Property values in King County drop after peaking in 2022
Jun 1, 2023, 3:53 PM | Updated: 4:13 pm
(Photo courtesy of KIRO 7)
Property values in King County are continuing on a downward trend.
Initial results from King County’s property valuation in 2023 show property values are still affected by the lingering impacts of the COVID-19 pandemic.
“COVID changed our lives, and it continues to impact the real estate market,“ said King County Assessor John Wilson in a prepared statement. “In 2021 and 2022, residential prices and values went through the roof due to a major imbalance between supply and demand. The housing market is still healthy in King County, but it cooled considerably in 2023, bringing values down.”
Values of commercial office buildings also dropped coincidingly, falling by 15% to 20% despite the slow transition of bringing workers back into the office with less remote work availability.
“Generally, the commercial market has remained steady in recent years. But in 2023 we are seeing a significant drop in the value of large office spaces, presumably due to the shift away from in-office work,” Wilson continued. “COVID has changed how and where many of us work, and that is now showing up in property values.”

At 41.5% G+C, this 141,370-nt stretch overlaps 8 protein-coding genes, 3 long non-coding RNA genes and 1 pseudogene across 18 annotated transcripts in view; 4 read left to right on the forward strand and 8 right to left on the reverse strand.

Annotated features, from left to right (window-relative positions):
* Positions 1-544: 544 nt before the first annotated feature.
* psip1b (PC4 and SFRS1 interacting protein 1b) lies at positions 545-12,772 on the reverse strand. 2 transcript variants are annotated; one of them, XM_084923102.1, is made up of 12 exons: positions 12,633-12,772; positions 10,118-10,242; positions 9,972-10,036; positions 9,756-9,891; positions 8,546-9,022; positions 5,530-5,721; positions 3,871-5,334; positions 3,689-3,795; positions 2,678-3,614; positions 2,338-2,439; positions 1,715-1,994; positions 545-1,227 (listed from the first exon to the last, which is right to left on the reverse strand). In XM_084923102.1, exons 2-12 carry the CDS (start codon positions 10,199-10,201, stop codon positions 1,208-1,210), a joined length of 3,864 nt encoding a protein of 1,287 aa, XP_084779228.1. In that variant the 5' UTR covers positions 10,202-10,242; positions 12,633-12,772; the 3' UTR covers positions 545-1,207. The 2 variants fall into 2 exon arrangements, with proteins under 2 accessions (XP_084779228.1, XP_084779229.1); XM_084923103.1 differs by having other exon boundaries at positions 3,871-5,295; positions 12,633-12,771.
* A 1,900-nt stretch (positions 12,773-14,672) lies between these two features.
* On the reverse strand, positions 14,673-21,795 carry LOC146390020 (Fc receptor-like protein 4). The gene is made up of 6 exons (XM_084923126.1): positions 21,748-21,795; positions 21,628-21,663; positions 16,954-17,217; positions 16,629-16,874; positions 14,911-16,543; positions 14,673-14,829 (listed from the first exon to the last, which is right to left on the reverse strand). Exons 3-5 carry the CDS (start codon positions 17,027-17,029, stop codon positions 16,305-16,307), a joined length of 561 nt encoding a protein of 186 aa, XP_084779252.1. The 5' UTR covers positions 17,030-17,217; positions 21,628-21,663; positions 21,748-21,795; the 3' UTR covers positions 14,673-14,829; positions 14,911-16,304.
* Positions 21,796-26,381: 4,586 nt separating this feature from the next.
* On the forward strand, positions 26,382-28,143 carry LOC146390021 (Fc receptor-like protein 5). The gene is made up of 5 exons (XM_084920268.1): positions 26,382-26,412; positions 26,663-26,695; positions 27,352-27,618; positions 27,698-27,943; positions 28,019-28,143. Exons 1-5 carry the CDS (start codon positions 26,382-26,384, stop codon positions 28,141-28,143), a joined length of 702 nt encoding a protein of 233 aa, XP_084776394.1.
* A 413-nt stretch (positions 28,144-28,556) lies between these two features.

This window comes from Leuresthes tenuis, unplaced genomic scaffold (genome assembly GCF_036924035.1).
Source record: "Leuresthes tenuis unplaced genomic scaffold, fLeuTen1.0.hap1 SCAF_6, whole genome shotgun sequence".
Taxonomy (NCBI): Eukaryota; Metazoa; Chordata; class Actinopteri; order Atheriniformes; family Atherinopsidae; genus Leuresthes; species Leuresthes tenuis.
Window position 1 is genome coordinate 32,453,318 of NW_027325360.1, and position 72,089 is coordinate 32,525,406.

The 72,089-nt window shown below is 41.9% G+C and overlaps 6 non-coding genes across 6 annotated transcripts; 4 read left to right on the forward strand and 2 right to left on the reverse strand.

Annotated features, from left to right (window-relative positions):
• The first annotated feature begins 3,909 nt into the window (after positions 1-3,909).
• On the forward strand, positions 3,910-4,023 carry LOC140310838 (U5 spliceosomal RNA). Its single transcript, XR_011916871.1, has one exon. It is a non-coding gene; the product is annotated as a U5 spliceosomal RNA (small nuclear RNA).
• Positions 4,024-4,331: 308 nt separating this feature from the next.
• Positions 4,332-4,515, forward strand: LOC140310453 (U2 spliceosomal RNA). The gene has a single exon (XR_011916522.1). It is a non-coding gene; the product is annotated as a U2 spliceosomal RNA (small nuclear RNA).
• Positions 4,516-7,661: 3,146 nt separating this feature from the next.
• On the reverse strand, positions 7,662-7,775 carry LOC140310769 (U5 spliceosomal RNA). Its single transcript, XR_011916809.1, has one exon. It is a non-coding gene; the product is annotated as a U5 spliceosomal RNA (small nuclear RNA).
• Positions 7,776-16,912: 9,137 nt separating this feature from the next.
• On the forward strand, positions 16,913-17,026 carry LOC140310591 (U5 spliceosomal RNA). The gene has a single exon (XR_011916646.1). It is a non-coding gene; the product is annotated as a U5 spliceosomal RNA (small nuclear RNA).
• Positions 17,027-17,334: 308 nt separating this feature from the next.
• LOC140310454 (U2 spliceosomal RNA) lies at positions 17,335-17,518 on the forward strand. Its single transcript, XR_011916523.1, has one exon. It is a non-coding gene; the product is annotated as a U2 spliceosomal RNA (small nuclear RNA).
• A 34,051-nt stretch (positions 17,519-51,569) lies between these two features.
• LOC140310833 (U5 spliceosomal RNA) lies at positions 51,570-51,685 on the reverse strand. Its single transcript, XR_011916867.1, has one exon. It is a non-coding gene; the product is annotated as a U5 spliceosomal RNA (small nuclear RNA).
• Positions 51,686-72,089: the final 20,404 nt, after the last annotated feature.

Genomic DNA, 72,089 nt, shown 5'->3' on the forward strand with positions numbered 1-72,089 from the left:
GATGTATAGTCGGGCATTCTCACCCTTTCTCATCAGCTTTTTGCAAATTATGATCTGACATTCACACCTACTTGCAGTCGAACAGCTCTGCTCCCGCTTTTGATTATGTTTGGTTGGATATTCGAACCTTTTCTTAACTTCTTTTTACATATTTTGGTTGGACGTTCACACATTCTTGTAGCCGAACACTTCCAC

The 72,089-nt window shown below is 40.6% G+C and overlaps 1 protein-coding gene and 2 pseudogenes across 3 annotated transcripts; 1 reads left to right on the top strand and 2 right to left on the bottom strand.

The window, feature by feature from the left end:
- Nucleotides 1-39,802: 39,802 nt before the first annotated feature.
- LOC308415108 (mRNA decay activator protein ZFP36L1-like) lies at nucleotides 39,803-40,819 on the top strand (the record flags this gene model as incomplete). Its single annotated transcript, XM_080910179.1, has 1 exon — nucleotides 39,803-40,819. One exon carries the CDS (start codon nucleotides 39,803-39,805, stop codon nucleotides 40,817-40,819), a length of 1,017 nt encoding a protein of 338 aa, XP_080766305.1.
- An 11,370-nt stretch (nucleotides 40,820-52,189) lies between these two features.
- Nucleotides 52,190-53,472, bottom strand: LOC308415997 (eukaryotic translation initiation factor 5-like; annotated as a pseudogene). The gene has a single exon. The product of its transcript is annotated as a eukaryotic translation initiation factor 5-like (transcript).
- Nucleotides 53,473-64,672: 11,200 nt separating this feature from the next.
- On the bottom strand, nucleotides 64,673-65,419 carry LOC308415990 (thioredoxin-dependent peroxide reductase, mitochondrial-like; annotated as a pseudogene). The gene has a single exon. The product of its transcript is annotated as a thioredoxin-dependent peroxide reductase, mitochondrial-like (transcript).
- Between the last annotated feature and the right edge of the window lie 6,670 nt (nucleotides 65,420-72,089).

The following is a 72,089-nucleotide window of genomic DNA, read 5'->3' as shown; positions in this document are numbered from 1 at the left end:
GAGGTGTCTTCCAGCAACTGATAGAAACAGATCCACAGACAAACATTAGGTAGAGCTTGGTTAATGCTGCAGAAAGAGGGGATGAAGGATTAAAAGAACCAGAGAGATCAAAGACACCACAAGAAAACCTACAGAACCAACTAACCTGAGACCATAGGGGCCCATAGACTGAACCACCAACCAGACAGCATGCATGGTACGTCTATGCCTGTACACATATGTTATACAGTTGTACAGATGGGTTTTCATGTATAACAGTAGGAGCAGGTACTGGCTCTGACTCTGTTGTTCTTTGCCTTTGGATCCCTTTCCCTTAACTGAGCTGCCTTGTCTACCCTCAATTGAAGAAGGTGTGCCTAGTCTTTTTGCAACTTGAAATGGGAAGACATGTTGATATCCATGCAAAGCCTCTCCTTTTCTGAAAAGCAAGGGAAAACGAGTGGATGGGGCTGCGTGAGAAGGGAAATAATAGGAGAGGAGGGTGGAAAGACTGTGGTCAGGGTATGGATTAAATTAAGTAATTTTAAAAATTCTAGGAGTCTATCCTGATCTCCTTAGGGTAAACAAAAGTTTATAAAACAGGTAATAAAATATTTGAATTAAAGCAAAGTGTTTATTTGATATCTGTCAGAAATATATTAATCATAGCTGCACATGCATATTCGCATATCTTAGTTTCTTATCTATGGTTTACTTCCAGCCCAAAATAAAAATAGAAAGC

Amazon and Starbucks are just some of the companies issuing back-to-office mandates for their corporate employees. Other companies include Uber, Apple, Twitter, Snap, Citigroup, Disney, Google, Goldman Sachs, JP Morgan, IBM, Salesforce, and Meta.
This comes as a stark contrast to last year’s exponential rise in valuation, with home values increasing by 52% on the Sammamish plateau, approximately 45% in Redmond, Bellevue, and Kirkland, and north of 30% in Bothell, Kenmore, and North Bend.
“Elsewhere around the county, you’ve got in the city of Seattle, things are up just under 20%, Mercer Island 36%. Federal Way 26% It’s all over the place,” Wilson told The Gee & Ursula Show on KIRO Newsradio last year.
Now, just slightly more than 12 months later, King County saw the largest reductions in property values coming on the east side of Lake Washington. The Sammamish plateau also had values decrease upwards of 22% on average. The Queen Anne neighborhood faced an 8% average reduction in value.
Each year, as required by law, county assessors — including Wilson — must appraise every commercial and residential parcel across the state of Washington. The values collected and estimated are used to calculate property taxes the following year.